Tbilisi welcomes new 12km cycle network to city-scape to promote safe cycling

Active Travel and Healthy Streets, Georgia

The streets of Tbilisi are typically dominated by cars and other motorised transport. The growing vehicle fleet has been choking the city in traffic, congestion, and air pollution. This is unsafe for road users and poses a serious public health risk for everyone.

To help counter this trend, EASST partners, the Partnership for Road Safety, have been working with young people and students to promote cycling as a viable means of daily public transport, and working with Tbilisi City Hall Transport Department, other civil society organisations, and the media to make it a reality.

If more people can be encouraged to cycle, this will have a significant impact on reducing congestion and CO2 emissions in the city – making it safer and healthier for everyone. As such, the Partnership for Road Safety have been working with schools and universities to promote the benefits of cycling on health and wellbeing, as well as teaching over 2000 young people how to stay safe while out on their bikes – emphasising the importance of following the rules of the road, wearing helmets and ensuring you can be seen. Monthly cycle marches through the streets of Tbilisi have seen a critical mass of young people, as well as representatives of Tbilisi City Hall and the media, demonstrate the growing popularity of cycling in the city.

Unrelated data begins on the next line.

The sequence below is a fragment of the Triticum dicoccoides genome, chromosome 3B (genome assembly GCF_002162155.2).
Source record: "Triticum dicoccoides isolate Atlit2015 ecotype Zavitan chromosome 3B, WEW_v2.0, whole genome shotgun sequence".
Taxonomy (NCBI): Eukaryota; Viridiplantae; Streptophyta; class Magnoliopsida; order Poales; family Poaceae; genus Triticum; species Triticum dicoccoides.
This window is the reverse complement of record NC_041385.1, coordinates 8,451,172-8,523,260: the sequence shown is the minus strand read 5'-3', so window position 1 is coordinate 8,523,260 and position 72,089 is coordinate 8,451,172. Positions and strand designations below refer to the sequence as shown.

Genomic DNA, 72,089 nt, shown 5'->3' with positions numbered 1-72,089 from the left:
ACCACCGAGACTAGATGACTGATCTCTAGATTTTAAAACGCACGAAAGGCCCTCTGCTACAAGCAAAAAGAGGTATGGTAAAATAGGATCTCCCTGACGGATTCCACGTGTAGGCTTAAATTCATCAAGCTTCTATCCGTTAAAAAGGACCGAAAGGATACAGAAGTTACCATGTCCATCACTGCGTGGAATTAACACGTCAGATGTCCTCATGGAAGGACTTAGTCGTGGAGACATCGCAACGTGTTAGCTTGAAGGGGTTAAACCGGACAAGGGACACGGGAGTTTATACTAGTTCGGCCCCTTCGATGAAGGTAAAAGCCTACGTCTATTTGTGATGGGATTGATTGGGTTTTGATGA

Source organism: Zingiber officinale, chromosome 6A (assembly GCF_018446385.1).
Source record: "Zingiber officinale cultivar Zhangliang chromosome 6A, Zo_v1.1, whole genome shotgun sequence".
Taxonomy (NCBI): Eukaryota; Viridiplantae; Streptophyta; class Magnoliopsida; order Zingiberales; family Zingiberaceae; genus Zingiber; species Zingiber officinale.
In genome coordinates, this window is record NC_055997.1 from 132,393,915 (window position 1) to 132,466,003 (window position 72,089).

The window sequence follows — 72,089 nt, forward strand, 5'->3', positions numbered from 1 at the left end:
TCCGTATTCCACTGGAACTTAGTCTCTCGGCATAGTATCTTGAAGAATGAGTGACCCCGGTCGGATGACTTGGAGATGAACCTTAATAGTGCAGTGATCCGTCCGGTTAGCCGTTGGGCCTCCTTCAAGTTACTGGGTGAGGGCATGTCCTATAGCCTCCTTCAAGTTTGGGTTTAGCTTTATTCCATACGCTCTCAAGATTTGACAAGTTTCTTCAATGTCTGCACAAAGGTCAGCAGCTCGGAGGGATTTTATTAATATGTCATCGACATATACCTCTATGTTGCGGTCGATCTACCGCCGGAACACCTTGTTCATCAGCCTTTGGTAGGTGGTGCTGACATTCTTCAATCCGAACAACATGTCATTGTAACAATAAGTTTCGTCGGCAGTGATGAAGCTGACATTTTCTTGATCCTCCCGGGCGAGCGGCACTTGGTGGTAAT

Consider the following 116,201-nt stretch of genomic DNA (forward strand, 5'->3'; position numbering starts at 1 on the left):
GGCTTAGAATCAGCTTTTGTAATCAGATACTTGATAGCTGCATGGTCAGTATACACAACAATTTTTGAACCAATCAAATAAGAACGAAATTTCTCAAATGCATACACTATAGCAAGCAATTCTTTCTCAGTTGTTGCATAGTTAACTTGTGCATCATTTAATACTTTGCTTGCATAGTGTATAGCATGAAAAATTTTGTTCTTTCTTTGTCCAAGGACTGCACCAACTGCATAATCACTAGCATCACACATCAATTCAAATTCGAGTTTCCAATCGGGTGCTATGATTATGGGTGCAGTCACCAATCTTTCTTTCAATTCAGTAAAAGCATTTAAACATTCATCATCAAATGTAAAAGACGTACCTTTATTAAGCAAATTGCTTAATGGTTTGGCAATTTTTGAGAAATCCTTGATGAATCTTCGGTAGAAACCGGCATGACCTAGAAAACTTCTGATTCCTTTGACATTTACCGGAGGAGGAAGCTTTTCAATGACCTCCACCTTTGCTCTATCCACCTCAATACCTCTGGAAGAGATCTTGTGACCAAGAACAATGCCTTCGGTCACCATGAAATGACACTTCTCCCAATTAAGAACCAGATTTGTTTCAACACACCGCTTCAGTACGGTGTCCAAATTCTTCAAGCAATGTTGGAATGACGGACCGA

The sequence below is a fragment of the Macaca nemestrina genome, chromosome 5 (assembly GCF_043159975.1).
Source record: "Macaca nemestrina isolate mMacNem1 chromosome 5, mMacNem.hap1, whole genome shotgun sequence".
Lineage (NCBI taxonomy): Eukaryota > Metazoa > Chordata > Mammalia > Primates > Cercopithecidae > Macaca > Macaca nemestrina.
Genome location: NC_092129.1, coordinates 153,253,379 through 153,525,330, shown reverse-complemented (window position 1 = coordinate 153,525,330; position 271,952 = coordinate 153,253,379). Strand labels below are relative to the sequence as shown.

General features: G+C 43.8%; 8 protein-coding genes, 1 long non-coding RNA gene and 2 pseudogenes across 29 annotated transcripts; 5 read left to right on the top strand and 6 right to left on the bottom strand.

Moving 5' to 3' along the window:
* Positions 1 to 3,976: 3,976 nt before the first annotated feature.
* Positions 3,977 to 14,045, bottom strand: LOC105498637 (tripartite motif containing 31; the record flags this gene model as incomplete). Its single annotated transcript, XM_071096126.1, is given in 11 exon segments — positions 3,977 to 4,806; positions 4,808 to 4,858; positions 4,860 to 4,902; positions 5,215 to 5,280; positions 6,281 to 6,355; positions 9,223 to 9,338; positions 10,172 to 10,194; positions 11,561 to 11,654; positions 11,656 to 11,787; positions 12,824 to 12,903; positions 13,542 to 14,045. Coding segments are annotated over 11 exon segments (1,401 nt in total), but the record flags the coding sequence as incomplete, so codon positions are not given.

A critical component to making cycling a safe and viable mode of daily transport, however, is safe and useable cycling infrastructure. To achieve this, the Partnership for Road Safety have been working in close collaboration with the Transport Department of Tbilisi City Hall, cycling the streets together to map and mark places where new cycling lanes and bike stands could be placed.

Using the NACTO Global Street Design Guide a 2km area of road was evaluated for its suitability. The evaluation revealed several areas for improvement including the placement of traffic lights, bus stops and cycling lanes. This has been presented to Tbilisi City Hall and the recommendations are being addressed, while a tender has also already been announced for the construction of three new bike lanes in the city. The new lanes will mean that within the last three years, Tbilisi will have transformed from a city with zero cycling infrastructure to having a 12km cycling network with more than 70 new cycling parking spaces.

Last month, several civil organisations including the Partnership for Road Safety jointly organised a cycling marathon to raise awareness of International Car Free Day and promote the benefits both in terms of health and the environment of swapping your car for your bike. However, perhaps the biggest achievement is that the number of members of the Tbilisi Cycling Club has increased by around 66% during this year-long project.